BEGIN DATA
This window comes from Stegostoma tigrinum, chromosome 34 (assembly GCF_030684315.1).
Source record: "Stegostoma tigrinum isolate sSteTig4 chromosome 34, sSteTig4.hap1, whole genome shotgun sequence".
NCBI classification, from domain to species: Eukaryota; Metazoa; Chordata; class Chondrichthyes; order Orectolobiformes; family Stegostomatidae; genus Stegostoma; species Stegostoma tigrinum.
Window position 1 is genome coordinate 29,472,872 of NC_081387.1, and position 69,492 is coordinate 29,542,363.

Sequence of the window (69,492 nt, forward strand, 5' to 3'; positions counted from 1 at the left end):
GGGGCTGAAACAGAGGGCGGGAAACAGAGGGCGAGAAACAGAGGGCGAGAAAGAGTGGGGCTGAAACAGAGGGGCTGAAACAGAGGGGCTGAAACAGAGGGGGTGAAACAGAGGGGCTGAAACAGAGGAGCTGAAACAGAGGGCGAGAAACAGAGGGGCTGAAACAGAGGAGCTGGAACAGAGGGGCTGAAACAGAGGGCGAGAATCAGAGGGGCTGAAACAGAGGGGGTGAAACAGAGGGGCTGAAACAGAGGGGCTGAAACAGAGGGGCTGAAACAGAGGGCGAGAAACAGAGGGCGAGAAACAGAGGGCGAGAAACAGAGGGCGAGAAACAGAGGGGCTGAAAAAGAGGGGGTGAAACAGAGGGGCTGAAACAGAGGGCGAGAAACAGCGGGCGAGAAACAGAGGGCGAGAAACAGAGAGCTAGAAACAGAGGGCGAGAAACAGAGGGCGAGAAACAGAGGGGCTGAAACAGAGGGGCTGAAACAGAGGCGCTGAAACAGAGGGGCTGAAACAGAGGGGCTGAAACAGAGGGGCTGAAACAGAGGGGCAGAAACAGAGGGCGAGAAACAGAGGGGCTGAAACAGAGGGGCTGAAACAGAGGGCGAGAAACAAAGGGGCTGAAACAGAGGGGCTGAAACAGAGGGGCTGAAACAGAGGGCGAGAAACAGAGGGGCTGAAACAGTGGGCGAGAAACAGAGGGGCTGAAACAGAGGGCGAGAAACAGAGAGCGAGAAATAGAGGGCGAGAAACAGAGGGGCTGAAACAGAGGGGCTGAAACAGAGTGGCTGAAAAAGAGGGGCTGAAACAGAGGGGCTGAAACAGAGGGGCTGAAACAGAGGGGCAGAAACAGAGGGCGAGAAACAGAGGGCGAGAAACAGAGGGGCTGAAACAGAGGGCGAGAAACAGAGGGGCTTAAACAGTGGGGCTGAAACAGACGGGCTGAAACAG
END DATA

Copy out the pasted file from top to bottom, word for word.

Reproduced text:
This window comes from Stegostoma tigrinum, chromosome 34 (assembly GCF_030684315.1).
Source record: "Stegostoma tigrinum isolate sSteTig4 chromosome 34, sSteTig4.hap1, whole genome shotgun sequence".
NCBI classification, from domain to species: Eukaryota; Metazoa; Chordata; class Chondrichthyes; order Orectolobiformes; family Stegostomatidae; genus Stegostoma; species Stegostoma tigrinum.
Window position 1 is genome coordinate 29,472,872 of NC_081387.1, and position 69,492 is coordinate 29,542,363.

Sequence of the window (69,492 nt, forward strand, 5' to 3'; positions counted from 1 at the left end):
GGGGCTGAAACAGAGGGCGGGAAACAGAGGGCGAGAAACAGAGGGCGAGAAAGAGTGGGGCTGAAACAGAGGGGCTGAAACAGAGGGGCTGAAACAGAGGGGGTGAAACAGAGGGGCTGAAACAGAGGAGCTGAAACAGAGGGCGAGAAACAGAGGGGCTGAAACAGAGGAGCTGGAACAGAGGGGCTGAAACAGAGGGCGAGAATCAGAGGGGCTGAAACAGAGGGGGTGAAACAGAGGGGCTGAAACAGAGGGGCTGAAACAGAGGGGCTGAAACAGAGGGCGAGAAACAGAGGGCGAGAAACAGAGGGCGAGAAACAGAGGGCGAGAAACAGAGGGGCTGAAAAAGAGGGGGTGAAACAGAGGGGCTGAAACAGAGGGCGAGAAACAGCGGGCGAGAAACAGAGGGCGAGAAACAGAGAGCTAGAAACAGAGGGCGAGAAACAGAGGGCGAGAAACAGAGGGGCTGAAACAGAGGGGCTGAAACAGAGGCGCTGAAACAGAGGGGCTGAAACAGAGGGGCTGAAACAGAGGGGCTGAAACAGAGGGGCAGAAACAGAGGGCGAGAAACAGAGGGGCTGAAACAGAGGGGCTGAAACAGAGGGCGAGAAACAAAGGGGCTGAAACAGAGGGGCTGAAACAGAGGGGCTGAAACAGAGGGCGAGAAACAGAGGGGCTGAAACAGTGGGCGAGAAACAGAGGGGCTGAAACAGAGGGCGAGAAACAGAGAGCGAGAAATAGAGGGCGAGAAACAGAGGGGCTGAAACAGAGGGGCTGAAACAGAGTGGCTGAAAAAGAGGGGCTGAAACAGAGGGGCTGAAACAGAGGGGCTGAAACAGAGGGGCAGAAACAGAGGGCGAGAAACAGAGGGCGAGAAACAGAGGGGCTGAAACAGAGGGCGAGAAACAGAGGGGCTTAAACAGTGGGGCTGAAACAGACGGGCTGAAACAG